Steffens wrote in his memoirs, Autobiography (1931): “Jo Davidson is the only artist I have met who was consciously in the stream of life as I knew it The others, certainly the young Americans in Paris, had been in the water, some of them had been nearly drowned by the flood of the war, but they saw and felt only the waves that broke over them Jo Davidson had been at the front, though only as a correspondent, but he never dwelt on those experiences Like Jack Reed, he saw and felt the big forces that had done it once to us and might do it again His art saved the sculptor Busting generals, statesmen, financiers, he talked to them, and he listened to them, and so saw the war and the peace from the perspective of headquarters, the capitals and the markets I have heard him say that the war had no influence upon art, only on some of its themes It had turned him from nudes and decorations to heads, mostly of great men, and he often regretted that”

Davidson was a political activist and was chairman of the Independent Citizens Committee of Artists, Scientists, and Professionals (ICCASP), a group that supported the policies of President Franklin Roosevelt An opponent of the Cold War policies of Harry S Truman, he joined the Progressive Citizens of America (PCA) Other members included Rexford Tugwell, Paul Robeson, WEB Du Bois, Arthur Miller, Dashiell Hammett, Hellen Keller, Thomas Mann, Aaron Copland, Claude Pepper, Eugene O’Neill, Glen H Taylor, John Abt, Edna Ferber, Thornton Wilder, Carl Van Doren, Fredric March and Gene Kelly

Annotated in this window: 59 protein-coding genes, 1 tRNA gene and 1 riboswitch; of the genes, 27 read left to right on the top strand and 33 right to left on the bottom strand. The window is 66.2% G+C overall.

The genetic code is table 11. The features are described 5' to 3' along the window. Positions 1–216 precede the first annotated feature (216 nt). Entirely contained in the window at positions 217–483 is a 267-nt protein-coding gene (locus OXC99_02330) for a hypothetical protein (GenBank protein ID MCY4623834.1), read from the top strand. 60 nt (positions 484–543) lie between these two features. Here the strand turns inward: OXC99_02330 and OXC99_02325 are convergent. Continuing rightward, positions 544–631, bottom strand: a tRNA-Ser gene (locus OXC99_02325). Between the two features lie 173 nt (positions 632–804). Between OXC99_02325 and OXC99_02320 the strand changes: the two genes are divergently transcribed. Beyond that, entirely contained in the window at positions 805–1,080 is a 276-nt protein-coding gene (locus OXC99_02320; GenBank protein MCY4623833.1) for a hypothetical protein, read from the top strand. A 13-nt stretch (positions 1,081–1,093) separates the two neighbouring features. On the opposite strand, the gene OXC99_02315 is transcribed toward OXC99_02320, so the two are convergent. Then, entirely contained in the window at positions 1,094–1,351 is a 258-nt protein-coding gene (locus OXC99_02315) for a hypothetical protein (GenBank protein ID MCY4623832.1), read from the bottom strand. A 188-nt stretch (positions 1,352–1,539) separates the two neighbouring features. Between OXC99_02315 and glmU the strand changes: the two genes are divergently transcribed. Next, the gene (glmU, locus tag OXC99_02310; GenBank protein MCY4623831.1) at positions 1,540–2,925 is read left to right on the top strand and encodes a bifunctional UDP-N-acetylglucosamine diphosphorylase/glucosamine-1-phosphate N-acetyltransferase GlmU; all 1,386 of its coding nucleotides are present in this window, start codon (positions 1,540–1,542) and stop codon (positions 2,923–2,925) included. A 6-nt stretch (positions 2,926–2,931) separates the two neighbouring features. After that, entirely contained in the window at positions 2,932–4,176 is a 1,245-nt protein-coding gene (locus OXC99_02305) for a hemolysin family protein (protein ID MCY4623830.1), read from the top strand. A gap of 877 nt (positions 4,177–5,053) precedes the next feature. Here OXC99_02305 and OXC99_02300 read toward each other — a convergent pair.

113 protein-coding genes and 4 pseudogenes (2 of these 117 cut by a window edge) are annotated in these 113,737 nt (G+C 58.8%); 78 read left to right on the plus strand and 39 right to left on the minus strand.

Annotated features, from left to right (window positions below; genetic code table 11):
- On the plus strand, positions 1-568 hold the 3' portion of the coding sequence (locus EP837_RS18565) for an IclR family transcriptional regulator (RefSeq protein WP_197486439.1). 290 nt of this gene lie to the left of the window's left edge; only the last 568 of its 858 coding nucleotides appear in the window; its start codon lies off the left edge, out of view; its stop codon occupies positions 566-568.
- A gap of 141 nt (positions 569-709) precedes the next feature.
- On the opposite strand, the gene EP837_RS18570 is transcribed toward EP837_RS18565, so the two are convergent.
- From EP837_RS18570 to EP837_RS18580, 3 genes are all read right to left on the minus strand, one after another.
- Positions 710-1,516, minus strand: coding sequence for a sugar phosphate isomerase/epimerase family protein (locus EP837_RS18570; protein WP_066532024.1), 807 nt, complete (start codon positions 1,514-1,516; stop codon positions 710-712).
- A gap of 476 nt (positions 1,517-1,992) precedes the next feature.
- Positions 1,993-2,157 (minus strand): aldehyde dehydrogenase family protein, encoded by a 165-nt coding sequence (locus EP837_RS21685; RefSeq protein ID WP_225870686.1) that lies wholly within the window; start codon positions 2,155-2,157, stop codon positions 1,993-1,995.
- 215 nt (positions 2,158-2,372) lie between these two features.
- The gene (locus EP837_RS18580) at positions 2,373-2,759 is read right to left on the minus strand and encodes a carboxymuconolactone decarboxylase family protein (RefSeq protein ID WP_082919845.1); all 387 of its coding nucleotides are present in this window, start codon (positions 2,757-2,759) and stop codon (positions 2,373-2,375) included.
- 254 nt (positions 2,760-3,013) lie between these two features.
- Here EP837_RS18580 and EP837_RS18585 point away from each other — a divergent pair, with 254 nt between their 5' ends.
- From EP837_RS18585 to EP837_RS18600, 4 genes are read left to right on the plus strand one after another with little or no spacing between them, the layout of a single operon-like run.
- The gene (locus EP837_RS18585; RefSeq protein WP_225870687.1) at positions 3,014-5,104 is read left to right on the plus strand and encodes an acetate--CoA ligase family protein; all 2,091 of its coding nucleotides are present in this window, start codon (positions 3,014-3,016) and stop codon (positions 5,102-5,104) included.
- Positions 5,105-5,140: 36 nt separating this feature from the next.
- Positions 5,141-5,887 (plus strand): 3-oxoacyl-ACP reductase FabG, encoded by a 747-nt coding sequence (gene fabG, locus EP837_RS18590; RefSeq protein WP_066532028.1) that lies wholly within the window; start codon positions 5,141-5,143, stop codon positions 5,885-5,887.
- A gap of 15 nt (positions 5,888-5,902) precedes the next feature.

Davidson supported Henry A Wallace in the 1948 Presidential Election Wallace’s running-mate was Glen H Taylor, the left-wing senator for Idaho A group of conservatives, including Henry Luce, Clare Booth Luce, Adolf Berle, Lawrence Spivak and Hans von Kaltenborn, sent a cable to Ernest Bevin, the British foreign secretary, that the PCA were only “a small minority of Communists, fellow-travelers and what we call here totalitarian liberals” Winston Churchill agreed and described Wallace and his followers as “crypto-Communists”

Among Davidson’s commissions are a design for a United States War Industries badge, a collection of pieces for the Government of France to commemorate the first victory of the Troupes de Marine, and bronze busts of the leaders of the First World War Allies His portraits of world leaders and celebrated personalities gained him international acclaim He did statues of E W Marland and his two adoptive grown children

Some of Davidson’s work is in the National Gallery of Art

He also designed a statue of Henry D Thoreau, the author of the book Walden The statue is located at Walden Pond State Reservation in Concord, Massachusetts

In 2006, The Smithsonian Institution’s National Portrait Gallery opened a permanent exhibition, “Jo Davidson: Biographer in Bronze”, showcasing fourteen Davidson works in terracotta and bronze, including portraits of Gertrude Stein and Lincoln Steffens